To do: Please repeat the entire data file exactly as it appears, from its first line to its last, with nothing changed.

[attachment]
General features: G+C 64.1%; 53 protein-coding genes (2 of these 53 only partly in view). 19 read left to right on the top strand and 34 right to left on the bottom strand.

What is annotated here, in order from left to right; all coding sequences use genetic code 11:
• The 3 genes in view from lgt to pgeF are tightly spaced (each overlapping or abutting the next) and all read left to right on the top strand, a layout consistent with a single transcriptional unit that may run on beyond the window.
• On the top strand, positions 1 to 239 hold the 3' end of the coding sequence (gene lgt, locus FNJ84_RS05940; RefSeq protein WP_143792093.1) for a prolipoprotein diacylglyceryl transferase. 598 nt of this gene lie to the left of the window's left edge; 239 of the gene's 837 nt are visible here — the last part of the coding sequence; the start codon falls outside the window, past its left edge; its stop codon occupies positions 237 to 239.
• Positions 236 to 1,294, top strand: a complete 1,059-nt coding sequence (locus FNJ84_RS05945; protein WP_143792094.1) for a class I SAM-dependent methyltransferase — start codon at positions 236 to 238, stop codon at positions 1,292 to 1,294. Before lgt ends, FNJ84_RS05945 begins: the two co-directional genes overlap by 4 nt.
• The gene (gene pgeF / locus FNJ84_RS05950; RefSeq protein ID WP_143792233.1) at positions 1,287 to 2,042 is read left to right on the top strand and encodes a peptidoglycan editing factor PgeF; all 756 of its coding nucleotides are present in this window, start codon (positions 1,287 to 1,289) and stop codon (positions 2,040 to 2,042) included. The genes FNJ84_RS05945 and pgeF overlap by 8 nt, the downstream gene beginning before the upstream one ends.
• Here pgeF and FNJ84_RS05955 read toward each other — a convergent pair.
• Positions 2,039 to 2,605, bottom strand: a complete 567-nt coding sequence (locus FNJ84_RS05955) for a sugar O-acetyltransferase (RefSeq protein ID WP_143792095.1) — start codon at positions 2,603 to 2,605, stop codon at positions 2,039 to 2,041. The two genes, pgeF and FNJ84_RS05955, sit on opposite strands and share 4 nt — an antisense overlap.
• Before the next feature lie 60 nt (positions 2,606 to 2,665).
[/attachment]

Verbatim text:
General features: G+C 64.1%; 53 protein-coding genes (2 of these 53 only partly in view). 19 read left to right on the top strand and 34 right to left on the bottom strand.

What is annotated here, in order from left to right; all coding sequences use genetic code 11:
• The 3 genes in view from lgt to pgeF are tightly spaced (each overlapping or abutting the next) and all read left to right on the top strand, a layout consistent with a single transcriptional unit that may run on beyond the window.
• On the top strand, positions 1 to 239 hold the 3' end of the coding sequence (gene lgt, locus FNJ84_RS05940; RefSeq protein WP_143792093.1) for a prolipoprotein diacylglyceryl transferase. 598 nt of this gene lie to the left of the window's left edge; 239 of the gene's 837 nt are visible here — the last part of the coding sequence; the start codon falls outside the window, past its left edge; its stop codon occupies positions 237 to 239.
• Positions 236 to 1,294, top strand: a complete 1,059-nt coding sequence (locus FNJ84_RS05945; protein WP_143792094.1) for a class I SAM-dependent methyltransferase — start codon at positions 236 to 238, stop codon at positions 1,292 to 1,294. Before lgt ends, FNJ84_RS05945 begins: the two co-directional genes overlap by 4 nt.
• The gene (gene pgeF / locus FNJ84_RS05950; RefSeq protein ID WP_143792233.1) at positions 1,287 to 2,042 is read left to right on the top strand and encodes a peptidoglycan editing factor PgeF; all 756 of its coding nucleotides are present in this window, start codon (positions 1,287 to 1,289) and stop codon (positions 2,040 to 2,042) included. The genes FNJ84_RS05945 and pgeF overlap by 8 nt, the downstream gene beginning before the upstream one ends.
• Here pgeF and FNJ84_RS05955 read toward each other — a convergent pair.
• Positions 2,039 to 2,605, bottom strand: a complete 567-nt coding sequence (locus FNJ84_RS05955) for a sugar O-acetyltransferase (RefSeq protein ID WP_143792095.1) — start codon at positions 2,603 to 2,605, stop codon at positions 2,039 to 2,041. The two genes, pgeF and FNJ84_RS05955, sit on opposite strands and share 4 nt — an antisense overlap.
• Before the next feature lie 60 nt (positions 2,606 to 2,665).